When someone is injured in a Cape Cod car accident, the responsible party’s insurance company has certain responsibilities toward the injured individual. When the insurance company fails in this regard, the plaintiff may have a separate legal action against the insurer.

As with a traditional tort case, the plaintiff has the burden of proving that the insurance company acted wrongfully. Due to the punitive nature of the statute, a successful case can result in substantial damages, including up to three times the amount in controversy.

Facts of the Case

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There are many procedural hoops that must be jumped through in order for a person injured by an act of medical negligence to be successful in a Cape Cod medical malpractice lawsuit. While potential pitfalls are common in the area of negligence law, this is particularly so in claims against doctors, hospitals, nurses, and so on. Unfortunately, this sometimes means that an otherwise valid (and potentially very valuable) claim falls through the cracks due to a technicality.

Facts of the Case

In a recent (unreported) Massachusetts Appeals Court case, the plaintiff was a woman who sought compensation for the alleged medical malpractice of several defendants related to complications from gallbladder removal surgery she underwent in 2013. In an earlier case, the plaintiff (on her own behalf and on the behalf of her two minor children) asserted claims against a hospital, a surgeon, and two “John Doe” (unknown) defendants, claiming that she had suffered a bile duct injury during her surgery that required her to undergo several other (otherwise unnecessary) medical procedures later. That case was dismissed by the medical malpractice tribunal on the ground that the plaintiff had not provided sufficient evidence to raise a legitimate question of liability, and the plaintiff’s complaint was dismissed with prejudice.

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In personal injury and wrongful death cases, there are sometimes multiple theories of liability. In a Cape Cod product liability case, for instance, the plaintiff may allege that the defendant manufacturer was negligent in the design of an unreasonably dangerous product and that the defendant should be held accountable for its failure to warn the consumer of the dangerous propensity of the product in question. These theories are not necessarily inconsistent.

Sometimes, however, a plaintiff may have to decide between legal theories that could be considered inconsistent. A recent case explored the complications that can arise in such situations.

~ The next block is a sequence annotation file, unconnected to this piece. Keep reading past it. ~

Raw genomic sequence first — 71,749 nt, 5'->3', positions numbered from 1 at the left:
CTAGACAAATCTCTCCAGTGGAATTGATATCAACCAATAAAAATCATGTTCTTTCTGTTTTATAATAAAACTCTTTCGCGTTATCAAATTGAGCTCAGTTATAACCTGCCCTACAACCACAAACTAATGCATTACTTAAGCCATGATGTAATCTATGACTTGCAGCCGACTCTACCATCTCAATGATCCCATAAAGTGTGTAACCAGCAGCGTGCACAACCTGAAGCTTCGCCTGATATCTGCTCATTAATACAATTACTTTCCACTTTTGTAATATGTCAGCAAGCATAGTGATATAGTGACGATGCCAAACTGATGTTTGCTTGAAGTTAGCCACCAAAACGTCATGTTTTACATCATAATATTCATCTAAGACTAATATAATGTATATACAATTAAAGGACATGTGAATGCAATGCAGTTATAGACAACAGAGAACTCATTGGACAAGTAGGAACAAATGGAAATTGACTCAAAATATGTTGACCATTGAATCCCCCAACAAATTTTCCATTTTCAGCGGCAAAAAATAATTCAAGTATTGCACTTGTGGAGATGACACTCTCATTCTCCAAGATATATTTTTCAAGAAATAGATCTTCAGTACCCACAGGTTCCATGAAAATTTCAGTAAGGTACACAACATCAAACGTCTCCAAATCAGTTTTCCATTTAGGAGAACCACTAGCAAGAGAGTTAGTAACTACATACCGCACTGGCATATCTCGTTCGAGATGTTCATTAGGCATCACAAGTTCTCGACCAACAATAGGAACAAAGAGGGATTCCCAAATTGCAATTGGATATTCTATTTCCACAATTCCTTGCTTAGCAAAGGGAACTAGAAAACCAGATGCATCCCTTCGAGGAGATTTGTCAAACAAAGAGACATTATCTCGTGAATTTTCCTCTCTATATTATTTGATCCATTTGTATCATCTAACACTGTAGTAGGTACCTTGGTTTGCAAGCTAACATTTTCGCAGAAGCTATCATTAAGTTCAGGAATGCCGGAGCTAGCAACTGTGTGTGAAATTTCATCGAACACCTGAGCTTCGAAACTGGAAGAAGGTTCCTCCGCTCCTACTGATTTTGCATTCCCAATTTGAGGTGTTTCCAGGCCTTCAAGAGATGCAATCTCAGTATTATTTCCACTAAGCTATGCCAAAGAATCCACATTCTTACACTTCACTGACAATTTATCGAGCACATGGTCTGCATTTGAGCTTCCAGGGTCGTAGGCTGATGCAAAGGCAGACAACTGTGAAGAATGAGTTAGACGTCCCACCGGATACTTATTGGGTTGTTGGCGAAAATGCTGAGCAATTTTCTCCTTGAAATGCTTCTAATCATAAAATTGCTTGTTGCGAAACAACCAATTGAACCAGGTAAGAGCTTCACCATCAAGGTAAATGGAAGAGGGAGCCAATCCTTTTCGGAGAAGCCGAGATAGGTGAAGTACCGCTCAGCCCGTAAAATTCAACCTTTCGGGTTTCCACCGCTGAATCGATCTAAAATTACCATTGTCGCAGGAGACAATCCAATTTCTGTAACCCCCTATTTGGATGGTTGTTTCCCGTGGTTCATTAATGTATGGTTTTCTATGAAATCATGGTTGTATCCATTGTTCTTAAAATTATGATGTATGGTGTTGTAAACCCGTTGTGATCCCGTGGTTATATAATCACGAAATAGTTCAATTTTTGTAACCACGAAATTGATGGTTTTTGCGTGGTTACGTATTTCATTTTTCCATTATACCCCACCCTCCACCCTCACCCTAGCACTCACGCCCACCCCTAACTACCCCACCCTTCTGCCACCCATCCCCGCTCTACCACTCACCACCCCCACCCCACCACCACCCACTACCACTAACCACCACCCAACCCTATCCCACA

Facts of the Case

prescription medicationApproximately seven out of every 10 Americans take a prescription medication. While the majority of these drugs are reasonably safe (virtually every medicine has some side effect), there has been a trend in recent years for drugs to be put on the market before the full effects are adequately studied.

A number of Massachusetts product liability lawsuits have arisen as a result of personal injuries or wrongful deaths allegedly caused by prescription medications. One common claim in such lawsuits is an allegation that the patient was not adequately warned of the medication’s side effects. A complication arises, however, when the patient takes a generic version of a drug. This is because federal law requires that a generic drug provide an identical label to its name-brand counterpart, even though the drugs may be made by different manufacturers.

Facts of the Case

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Being in a car crash can trigger many months (or even years) of painful consequences for those involved. In addition to physical injuries, those hurt in an accident may be off work indefinitely, have their vehicle declared totaled, and experience other financial losses due to the negligent driver’s conduct.

Compensation for these damages may be available from the defendant’s insurance company, but the plaintiff bears the burden of proving his or her case by a preponderance of the evidence. An early start – and assertive legal representation – can prove very helpful in an injured person’s pursuit of full and fair monetary payment for losses suffered in a Cape Cod car accident.

Facts of the Case